Is A Bachelors Degree Worth It

Is a Bachelor’s Degree worth it?
Deciding to go to college for a bachelor’s degree is a tough choice. It’s a big investment for most Americans and everyone wants to know whether it is worth it or not. The first thing you need to consider is what is driving your decision? Is it just because everyone else is going? Or is it because of all the good parties? Or just to get away from your family?

If you are thinking on these lines, then your reasoning is flawed. You want your bachelor’s degree to be worth it? Then you need to think about the academics of your interest. How well does a school address these interests? What will your job prospects be when you graduate?

What is the Starting Salary for a Bachelor’s Major?
When determining the worthiness of a bachelor’s degree, the major selection will potentially be the most crucial decision. This will end up deciding where and at what salary you start off in the job market. Take a look at the average starting salaries of class of 2012 graduates, by field of major:


Field of Major

Average Starting Salary

Engineering

$62,655

Computer Science

$59,221

Business

$53,900

Health Sciences

$49,196

Communications

$43,717

Math and Sciences

$42,471

Education

$40,668

Humanities

$36,988

*Source: US Bureau of Labor Statistics
Engineering majors started off with the highest salary in the market in 2012, whereas humanities and social sciences graduates were over $25,000 behind them. To enter a field, you typically need a bachelor’s degree in that specific area. Some employers, however, are willing to accept students with college education in other areas than the one they are applying to work in.

Where Can You Work with a Bachelor’s Degree?
The worthiness of your degree is directly related to the job prospects it generates for you. At the end of the day, you should be most concerned with the sort of jobs a particular degree might get you along with the work environment and career growth, job titles, descriptions etc. Let’s take a look at the type of jobs different majors might open up for you.

Top 6 Business, Financial Operations and Sales Bachelor’s-level Occupations


Occupation

Projected Job Openings, 2010-2020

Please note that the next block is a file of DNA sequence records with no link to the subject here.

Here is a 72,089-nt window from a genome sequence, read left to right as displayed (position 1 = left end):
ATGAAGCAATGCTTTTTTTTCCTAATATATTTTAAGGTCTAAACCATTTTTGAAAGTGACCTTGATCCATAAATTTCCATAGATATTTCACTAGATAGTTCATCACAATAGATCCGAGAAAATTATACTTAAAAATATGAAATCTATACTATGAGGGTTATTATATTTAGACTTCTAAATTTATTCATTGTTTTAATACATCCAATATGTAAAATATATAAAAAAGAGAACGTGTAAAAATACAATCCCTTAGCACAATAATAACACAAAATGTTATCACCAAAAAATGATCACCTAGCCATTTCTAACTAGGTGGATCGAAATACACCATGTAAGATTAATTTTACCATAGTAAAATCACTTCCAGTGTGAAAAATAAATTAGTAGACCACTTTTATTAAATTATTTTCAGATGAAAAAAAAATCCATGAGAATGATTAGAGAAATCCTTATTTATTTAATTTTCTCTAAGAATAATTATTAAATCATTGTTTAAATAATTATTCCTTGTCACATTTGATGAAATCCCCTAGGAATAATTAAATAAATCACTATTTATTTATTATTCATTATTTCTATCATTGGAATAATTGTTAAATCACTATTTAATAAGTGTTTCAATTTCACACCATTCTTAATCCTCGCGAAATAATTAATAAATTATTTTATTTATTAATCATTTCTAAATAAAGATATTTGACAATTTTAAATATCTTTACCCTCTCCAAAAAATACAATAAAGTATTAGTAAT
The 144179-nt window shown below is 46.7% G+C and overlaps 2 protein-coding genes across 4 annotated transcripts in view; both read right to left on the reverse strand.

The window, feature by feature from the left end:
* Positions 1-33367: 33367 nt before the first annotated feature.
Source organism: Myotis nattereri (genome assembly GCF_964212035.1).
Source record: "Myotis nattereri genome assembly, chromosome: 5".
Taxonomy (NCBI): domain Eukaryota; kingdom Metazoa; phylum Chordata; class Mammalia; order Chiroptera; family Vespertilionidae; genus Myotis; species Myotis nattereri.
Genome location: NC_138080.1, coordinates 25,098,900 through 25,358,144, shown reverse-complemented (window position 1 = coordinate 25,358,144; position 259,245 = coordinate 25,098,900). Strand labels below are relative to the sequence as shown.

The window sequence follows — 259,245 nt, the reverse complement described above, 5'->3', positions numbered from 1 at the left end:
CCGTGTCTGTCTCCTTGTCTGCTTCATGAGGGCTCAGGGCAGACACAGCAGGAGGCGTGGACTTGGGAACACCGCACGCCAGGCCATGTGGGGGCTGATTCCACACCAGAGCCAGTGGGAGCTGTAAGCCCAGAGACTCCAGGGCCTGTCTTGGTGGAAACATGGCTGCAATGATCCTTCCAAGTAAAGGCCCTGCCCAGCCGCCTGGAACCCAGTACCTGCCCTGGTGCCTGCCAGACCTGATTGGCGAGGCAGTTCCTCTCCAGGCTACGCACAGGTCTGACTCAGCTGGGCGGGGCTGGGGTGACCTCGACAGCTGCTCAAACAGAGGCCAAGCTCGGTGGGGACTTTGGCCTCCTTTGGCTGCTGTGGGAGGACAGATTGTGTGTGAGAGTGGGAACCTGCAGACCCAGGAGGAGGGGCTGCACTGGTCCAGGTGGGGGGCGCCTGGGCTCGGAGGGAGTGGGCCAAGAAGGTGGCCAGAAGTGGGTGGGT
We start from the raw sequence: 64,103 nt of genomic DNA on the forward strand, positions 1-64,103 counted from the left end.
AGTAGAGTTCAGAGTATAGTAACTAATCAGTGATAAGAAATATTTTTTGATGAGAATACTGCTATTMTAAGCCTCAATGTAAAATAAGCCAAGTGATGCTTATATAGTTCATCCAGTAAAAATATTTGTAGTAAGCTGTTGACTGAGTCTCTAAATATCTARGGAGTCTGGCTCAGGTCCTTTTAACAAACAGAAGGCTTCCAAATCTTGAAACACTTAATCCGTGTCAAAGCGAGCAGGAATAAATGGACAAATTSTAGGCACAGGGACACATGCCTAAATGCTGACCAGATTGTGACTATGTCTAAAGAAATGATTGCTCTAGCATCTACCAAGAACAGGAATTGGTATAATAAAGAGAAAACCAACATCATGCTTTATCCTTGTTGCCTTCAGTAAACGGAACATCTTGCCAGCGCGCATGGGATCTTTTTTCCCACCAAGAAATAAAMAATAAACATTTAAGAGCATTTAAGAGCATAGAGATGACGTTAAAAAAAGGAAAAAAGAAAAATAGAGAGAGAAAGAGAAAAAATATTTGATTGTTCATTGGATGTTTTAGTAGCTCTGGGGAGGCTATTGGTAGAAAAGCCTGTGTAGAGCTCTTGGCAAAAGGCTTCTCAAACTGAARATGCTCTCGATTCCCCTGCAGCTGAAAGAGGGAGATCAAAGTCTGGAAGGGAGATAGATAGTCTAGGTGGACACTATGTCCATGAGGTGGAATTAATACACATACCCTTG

On-the Job Training

Work Experience

Accountants and Auditors

452,100

None

None

Management Analysts

274,300

None

1 to 5 years

Market Research Analysts and Marketing Specialists

191,800

None

None

Sales representatives, wholesale and manufacturing, technical and scientific products

159,700

Moderate-term

None

Securities, commodities, and financial services agents

133,700

Moderate-term

None

Financial Analysts

104,200

None

None

 *Source: US Bureau of Labor Statistics
The highest number of job openings for business, financial operations and sales occupations is for accountants and auditors. People in these jobs usually prefer working with numbers, people or both. Their organizational and analytical abilities help in their decision making and planning in the corporate sector.

Top 6 Education, training, and library bachelor’s-level occupations


Occupation

Projected Job Openings, 2010-2020

On-the Job Training

Work Experience

Elementary school teachers, except special education

573,200

Internship/residency

None

Secondary school teachers, except special and career/technical education

355,600

Internship/residency

None

Middle school teachers, except special and career/technical education

249,300

Internship/residency

None

Special education teachers, preschool, kindergarten and elementary school

113,300

Internship/residency

None

Kindergarten teachers, except special education

79,300

Internship/residency

None

Special education teachers, secondary school

51,100

Internship/residency

None

Education, training and library occupations are likely to have nearly 1.5 million jobs between 2010 and 2020. Individuals in these occupations tend to enjoy interacting with people, networking and instructing. They have good communication skills, critical thinking abilities, patience and creativity.

Top 6 Computer Science and Math bachelor’s-level Occupations


Occupation

Projected Job Openings, 2010-2020

On-the Job Training

Work Experience

Computer systems analysts

222,500

None

None

Software developers, application

197,900

None

None

Software developers, systems software

168,000

None

None

Network and computer systems administrators

155,300

None

None

Computer programmers

128,000

None

None